What is it? A new, next-generation bowling lounge with 12 tenpin bowling lanes, split into three areas, plus a miniature-style game on a mezzanine floor. There's music on big screens and, unlike traditional lanes, it's a swanky setup with leather seats where you can sit, order food, drink alcohol and bowl at the same time.
What's needed? Shoes included in bowling prices.
The experience: "Bowling is the perfect equaliser," says Metrolanes manager Chris Haynes. "When we have a corporate group come in, full of say, panelbeaters, then it's the office lady that usually wins because it's not about strength, it's about technique."
Chris is ranked No2 New Zealand in the sport so Metrolanes is a great place to learn bowling because you can pick Chris' brain about technique - he doesn't mind. If he's on a day off, then ask assistant manager Pete Richardson for some pointers. He's a two-time national champion.
Among the tips Chris gives me is to put my thumb and third and fourth fingers in a ball that's comfortable to hold - balls are different colours and weights.
I should position my thumb towards the middle of the lane and roll the ball over the middle arrow on the lane. I then adjust my throw, slightly left or right, depending on where I want to hit any remaining pins.
Chris tells me he's been keen on the sport since he was a teen, a time when players had to manually set up the pins for each turn. The 35-year-old remembers getting paid, as a kid, enough to buy a chocolate bar to set up the pins when his parents played.
Back then, his sister won a bowling trophy and this spurred his hunger to be a winner, too.
He loves that there's no referee and "you either knock down the pins or you don't", and says it's an individual challenge to beat your own personal best.
So I try out Metrolanes, with my husband, Damien, and friends Mike and Noreen, and we enjoy relaxing and having a drink, listening to music and commenting on each others' efforts.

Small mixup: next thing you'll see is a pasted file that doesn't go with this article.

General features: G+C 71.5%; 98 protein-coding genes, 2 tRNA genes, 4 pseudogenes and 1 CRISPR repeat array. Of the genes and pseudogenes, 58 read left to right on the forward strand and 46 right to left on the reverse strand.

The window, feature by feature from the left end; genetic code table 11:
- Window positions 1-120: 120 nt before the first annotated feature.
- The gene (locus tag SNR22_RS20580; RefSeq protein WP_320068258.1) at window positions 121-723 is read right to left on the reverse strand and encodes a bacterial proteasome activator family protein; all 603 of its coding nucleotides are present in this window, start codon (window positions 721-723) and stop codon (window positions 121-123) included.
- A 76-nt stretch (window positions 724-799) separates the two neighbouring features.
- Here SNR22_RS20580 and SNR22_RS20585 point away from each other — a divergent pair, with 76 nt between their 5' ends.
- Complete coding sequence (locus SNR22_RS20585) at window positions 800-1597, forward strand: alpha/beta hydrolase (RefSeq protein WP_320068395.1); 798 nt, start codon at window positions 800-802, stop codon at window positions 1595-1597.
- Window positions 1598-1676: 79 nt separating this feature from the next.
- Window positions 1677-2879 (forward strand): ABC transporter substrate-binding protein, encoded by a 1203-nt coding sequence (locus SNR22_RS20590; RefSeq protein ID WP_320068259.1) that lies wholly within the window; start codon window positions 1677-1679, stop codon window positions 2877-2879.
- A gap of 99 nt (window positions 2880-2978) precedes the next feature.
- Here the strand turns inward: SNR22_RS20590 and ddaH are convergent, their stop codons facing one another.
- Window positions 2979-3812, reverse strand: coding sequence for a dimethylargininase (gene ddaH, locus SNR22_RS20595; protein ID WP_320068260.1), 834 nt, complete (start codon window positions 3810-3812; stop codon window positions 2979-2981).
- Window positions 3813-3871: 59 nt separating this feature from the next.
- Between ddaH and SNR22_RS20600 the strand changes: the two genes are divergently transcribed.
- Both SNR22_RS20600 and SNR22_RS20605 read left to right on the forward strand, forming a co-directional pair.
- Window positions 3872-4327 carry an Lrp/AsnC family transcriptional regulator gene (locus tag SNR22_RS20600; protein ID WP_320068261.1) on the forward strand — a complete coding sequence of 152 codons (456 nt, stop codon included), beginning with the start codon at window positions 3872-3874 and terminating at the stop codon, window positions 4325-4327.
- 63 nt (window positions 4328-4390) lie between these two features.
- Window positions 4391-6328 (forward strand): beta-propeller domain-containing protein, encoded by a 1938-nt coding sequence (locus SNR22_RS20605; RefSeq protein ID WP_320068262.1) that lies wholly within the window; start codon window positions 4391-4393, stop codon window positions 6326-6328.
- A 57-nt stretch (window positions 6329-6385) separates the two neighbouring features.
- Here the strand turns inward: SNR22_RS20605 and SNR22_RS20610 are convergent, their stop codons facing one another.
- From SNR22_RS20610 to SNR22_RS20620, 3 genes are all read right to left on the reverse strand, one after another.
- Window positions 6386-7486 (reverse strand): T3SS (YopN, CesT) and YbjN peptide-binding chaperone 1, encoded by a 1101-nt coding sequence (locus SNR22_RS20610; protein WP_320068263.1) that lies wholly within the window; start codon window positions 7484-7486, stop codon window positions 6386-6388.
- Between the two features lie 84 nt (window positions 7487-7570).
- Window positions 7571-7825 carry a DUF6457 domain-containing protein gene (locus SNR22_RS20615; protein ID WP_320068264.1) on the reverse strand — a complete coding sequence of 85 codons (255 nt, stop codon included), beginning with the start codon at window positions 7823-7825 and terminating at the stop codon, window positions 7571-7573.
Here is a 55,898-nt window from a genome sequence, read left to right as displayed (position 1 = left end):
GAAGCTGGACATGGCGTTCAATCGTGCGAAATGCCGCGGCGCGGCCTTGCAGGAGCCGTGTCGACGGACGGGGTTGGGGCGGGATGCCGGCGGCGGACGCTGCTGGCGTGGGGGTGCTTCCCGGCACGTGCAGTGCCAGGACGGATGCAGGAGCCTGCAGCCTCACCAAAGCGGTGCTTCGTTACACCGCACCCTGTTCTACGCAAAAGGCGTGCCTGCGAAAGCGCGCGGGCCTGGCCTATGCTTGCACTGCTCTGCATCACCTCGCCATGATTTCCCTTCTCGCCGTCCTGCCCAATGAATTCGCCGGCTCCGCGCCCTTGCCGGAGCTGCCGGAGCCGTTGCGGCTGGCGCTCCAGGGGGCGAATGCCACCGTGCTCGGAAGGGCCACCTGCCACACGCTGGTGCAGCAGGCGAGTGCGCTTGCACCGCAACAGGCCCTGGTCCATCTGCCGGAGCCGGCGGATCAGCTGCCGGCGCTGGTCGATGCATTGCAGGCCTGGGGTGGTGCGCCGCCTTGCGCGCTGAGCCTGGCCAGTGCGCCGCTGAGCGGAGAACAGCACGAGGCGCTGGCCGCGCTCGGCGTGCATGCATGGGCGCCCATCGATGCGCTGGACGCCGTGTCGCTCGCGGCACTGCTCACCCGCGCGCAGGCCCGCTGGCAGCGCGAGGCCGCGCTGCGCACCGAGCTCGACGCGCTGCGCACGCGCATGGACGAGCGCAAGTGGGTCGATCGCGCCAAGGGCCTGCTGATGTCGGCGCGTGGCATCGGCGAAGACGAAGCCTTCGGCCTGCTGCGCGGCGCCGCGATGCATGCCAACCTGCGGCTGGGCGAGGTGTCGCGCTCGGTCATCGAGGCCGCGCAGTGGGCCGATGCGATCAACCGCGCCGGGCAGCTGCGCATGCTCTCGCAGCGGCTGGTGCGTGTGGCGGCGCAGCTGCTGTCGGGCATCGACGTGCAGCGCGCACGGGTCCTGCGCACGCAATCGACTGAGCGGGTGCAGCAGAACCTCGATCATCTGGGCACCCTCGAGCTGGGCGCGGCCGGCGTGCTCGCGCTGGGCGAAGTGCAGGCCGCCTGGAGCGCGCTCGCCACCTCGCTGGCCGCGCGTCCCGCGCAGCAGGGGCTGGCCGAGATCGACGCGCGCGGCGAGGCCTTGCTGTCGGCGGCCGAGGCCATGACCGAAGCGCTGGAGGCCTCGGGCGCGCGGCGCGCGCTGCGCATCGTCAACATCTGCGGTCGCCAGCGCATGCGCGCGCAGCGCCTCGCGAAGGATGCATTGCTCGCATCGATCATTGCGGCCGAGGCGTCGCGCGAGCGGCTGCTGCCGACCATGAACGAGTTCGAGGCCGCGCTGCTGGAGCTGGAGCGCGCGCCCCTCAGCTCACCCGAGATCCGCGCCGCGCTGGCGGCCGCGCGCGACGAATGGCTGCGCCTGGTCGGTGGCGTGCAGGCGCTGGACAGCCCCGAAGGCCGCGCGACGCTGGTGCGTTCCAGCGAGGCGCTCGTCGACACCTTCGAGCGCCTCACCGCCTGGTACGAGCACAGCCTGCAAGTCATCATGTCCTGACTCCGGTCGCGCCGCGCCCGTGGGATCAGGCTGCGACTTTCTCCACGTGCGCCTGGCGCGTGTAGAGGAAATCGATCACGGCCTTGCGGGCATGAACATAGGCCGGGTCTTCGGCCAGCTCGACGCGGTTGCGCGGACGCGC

We all roughly get 20 shots a game.
After a bit, Noreen and I wonder why the guys' fast throws, using heavy balls, seem to be blitzing our efforts and so we decide to follow suit. Noreen picks up the heaviest ball she can and laughs when she sees "smart ball" written on it. This ball gets a strike and she says: "Yep, that's a smart ball all right."
I follow her lead and barely lift a heavy ball to the lane, looking like a lopsided loon. But the ball doesn't do too bad. I keep up this tactic until my bowling appears to go backwards. Then I revert back to using the small, light, pink ball, which is easier to throw, and I start to get better results.
But in the end the guys beat the girls, with Damien topping the scoreboard.
Our group then tries out the miniature bowling area where you throw red balls (that fit in the palm of your hand) down shorter lanes. Here, you need a different technique again but it's essentially the same game. I love this shrunk-in-the-wash game, it's novel. But the others reckon you can't beat the big bowling lanes here.
And Chris was right about the final results not diminishing anyone's fun. It's all about an individual's pursuit of the perfect shot, which remains elusive to me.
How much? Regular bowling before 5pm: one game $13, two games $21. After 5pm, one game $15, two games $23. Mezzanine bowling before 5pm: one game $8, two games $14. After 5pm, one game $10, two games $17. Family membership and corporate rates available.
Worth it? Fun entertainment, gets you moving.